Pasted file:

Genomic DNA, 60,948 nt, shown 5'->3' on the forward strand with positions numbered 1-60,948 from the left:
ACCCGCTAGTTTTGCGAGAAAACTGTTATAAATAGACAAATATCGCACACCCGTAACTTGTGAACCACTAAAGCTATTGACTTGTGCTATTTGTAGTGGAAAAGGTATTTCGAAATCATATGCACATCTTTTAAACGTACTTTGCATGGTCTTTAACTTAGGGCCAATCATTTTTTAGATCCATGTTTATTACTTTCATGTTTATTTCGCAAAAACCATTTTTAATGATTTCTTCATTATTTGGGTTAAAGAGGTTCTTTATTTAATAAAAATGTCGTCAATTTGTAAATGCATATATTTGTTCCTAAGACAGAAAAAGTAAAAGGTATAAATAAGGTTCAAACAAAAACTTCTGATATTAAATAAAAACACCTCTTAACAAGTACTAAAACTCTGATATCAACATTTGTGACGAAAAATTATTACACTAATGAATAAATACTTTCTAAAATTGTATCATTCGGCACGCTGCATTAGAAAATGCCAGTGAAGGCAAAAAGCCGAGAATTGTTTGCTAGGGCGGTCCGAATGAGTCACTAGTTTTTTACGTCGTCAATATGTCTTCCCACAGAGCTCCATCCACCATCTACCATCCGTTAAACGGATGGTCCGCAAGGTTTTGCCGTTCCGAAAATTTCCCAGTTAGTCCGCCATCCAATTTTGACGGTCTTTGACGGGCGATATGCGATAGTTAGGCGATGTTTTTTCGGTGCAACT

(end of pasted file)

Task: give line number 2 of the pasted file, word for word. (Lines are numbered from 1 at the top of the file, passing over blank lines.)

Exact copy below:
ACCCGCTAGTTTTGCGAGAAAACTGTTATAAATAGACAAATATCGCACACCCGTAACTTGTGAACCACTAAAGCTATTGACTTGTGCTATTTGTAGTGGAAAAGGTATTTCGAAATCATATGCACATCTTTTAAACGTACTTTGCATGGTCTTTAACTTAGGGCCAATCATTTTTTAGATCCATGTTTATTACTTTCATGTTTATTTCGCAAAAACCATTTTTAATGATTTCTTCATTATTTGGGTTAAAGAGGTTCTTTATTTAATAAAAATGTCGTCAATTTGTAAATGCATATATTTGTTCCTAAGACAGAAAAAGTAAAAGGTATAAATAAGGTTCAAACAAAAACTTCTGATATTAAATAAAAACACCTCTTAACAAGTACTAAAACTCTGATATCAACATTTGTGACGAAAAATTATTACACTAATGAATAAATACTTTCTAAAATTGTATCATTCGGCACGCTGCATTAGAAAATGCCAGTGAAGGCAAAAAGCCGAGAATTGTTTGCTAGGGCGGTCCGAATGAGTCACTAGTTTTTTACGTCGTCAATATGTCTTCCCACAGAGCTCCATCCACCATCTACCATCCGTTAAACGGATGGTCCGCAAGGTTTTGCCGTTCCGAAAATTTCCCAGTTAGTCCGCCATCCAATTTTGACGGTCTTTGACGGGCGATATGCGATAGTTAGGCGATGTTTTTTCGGTGCAACT